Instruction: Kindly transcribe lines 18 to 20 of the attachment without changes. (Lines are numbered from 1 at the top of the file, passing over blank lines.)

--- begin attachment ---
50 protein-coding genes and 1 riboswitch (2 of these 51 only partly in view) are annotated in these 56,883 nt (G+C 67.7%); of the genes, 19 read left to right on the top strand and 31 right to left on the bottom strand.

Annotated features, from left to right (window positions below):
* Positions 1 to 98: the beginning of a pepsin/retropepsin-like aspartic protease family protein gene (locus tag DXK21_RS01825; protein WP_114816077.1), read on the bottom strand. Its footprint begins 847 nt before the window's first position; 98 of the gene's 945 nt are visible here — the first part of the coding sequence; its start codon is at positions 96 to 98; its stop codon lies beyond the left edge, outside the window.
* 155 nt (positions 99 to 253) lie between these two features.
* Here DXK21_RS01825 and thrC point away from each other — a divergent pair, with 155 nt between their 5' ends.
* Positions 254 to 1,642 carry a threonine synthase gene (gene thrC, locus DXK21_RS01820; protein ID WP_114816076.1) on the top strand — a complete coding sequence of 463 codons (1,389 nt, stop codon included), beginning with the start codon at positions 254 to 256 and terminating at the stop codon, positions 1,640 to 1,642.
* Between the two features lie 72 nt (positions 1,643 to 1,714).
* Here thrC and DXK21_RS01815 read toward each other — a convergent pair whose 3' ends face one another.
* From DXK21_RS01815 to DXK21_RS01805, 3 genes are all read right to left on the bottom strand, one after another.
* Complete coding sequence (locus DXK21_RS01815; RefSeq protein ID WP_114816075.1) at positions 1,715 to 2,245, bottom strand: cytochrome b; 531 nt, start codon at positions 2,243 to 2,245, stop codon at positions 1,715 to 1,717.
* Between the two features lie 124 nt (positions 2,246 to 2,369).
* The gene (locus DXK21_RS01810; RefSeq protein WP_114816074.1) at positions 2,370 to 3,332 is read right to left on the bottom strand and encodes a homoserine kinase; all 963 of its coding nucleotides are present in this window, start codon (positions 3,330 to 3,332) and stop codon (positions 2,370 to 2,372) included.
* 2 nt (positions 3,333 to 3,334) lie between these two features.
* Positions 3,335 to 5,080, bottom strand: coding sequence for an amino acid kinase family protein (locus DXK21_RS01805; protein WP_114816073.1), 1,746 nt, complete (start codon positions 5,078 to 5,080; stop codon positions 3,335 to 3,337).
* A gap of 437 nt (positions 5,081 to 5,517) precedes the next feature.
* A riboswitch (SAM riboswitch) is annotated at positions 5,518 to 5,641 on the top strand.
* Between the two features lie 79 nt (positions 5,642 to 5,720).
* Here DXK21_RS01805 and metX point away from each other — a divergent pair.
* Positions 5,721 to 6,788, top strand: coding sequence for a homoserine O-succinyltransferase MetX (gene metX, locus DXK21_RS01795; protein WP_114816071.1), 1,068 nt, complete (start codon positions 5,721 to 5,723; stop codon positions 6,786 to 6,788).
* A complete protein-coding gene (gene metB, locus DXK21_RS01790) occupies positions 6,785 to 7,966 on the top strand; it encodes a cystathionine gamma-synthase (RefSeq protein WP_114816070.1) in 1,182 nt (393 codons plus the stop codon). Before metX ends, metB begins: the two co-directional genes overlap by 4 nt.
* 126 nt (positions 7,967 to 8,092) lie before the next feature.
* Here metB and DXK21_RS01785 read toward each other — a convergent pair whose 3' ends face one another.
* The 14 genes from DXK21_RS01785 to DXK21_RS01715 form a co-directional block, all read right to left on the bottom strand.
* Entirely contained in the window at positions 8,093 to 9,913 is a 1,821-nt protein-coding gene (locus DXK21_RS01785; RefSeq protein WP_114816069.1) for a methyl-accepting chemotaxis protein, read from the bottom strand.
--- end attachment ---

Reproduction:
* Here DXK21_RS01805 and metX point away from each other — a divergent pair.
* Positions 5,721 to 6,788, top strand: coding sequence for a homoserine O-succinyltransferase MetX (gene metX, locus DXK21_RS01795; protein WP_114816071.1), 1,068 nt, complete (start codon positions 5,721 to 5,723; stop codon positions 6,786 to 6,788).
* A complete protein-coding gene (gene metB, locus DXK21_RS01790) occupies positions 6,785 to 7,966 on the top strand; it encodes a cystathionine gamma-synthase (RefSeq protein WP_114816070.1) in 1,182 nt (393 codons plus the stop codon). Before metX ends, metB begins: the two co-directional genes overlap by 4 nt.